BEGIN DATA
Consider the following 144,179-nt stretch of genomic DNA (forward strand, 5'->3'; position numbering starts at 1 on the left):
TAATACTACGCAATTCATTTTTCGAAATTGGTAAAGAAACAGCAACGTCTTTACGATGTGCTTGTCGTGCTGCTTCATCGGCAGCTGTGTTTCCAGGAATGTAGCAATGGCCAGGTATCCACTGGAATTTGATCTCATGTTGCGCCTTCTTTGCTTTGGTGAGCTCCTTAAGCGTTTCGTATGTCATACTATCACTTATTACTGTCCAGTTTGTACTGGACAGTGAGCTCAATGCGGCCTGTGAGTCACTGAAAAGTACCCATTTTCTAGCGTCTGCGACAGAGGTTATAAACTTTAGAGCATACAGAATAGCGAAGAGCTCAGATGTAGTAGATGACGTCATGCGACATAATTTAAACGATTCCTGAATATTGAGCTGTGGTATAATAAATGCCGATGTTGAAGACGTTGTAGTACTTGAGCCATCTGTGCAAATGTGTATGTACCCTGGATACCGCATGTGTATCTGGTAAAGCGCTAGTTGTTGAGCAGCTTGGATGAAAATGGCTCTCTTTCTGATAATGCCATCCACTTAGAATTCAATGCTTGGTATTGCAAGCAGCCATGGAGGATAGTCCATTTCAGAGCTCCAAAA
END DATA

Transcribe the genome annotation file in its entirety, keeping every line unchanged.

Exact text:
Consider the following 144,179-nt stretch of genomic DNA (forward strand, 5'->3'; position numbering starts at 1 on the left):
TAATACTACGCAATTCATTTTTCGAAATTGGTAAAGAAACAGCAACGTCTTTACGATGTGCTTGTCGTGCTGCTTCATCGGCAGCTGTGTTTCCAGGAATGTAGCAATGGCCAGGTATCCACTGGAATTTGATCTCATGTTGCGCCTTCTTTGCTTTGGTGAGCTCCTTAAGCGTTTCGTATGTCATACTATCACTTATTACTGTCCAGTTTGTACTGGACAGTGAGCTCAATGCGGCCTGTGAGTCACTGAAAAGTACCCATTTTCTAGCGTCTGCGACAGAGGTTATAAACTTTAGAGCATACAGAATAGCGAAGAGCTCAGATGTAGTAGATGACGTCATGCGACATAATTTAAACGATTCCTGAATATTGAGCTGTGGTATAATAAATGCCGATGTTGAAGACGTTGTAGTACTTGAGCCATCTGTGCAAATGTGTATGTACCCTGGATACCGCATGTGTATCTGGTAAAGCGCTAGTTGTTGAGCAGCTTGGATGAAAATGGCTCTCTTTCTGATAATGCCATCCACTTAGAATTCAATGCTTGGTATTGCAAGCAGCCATGGAGGATAGTCCATTTCAGAGCTCCAAAA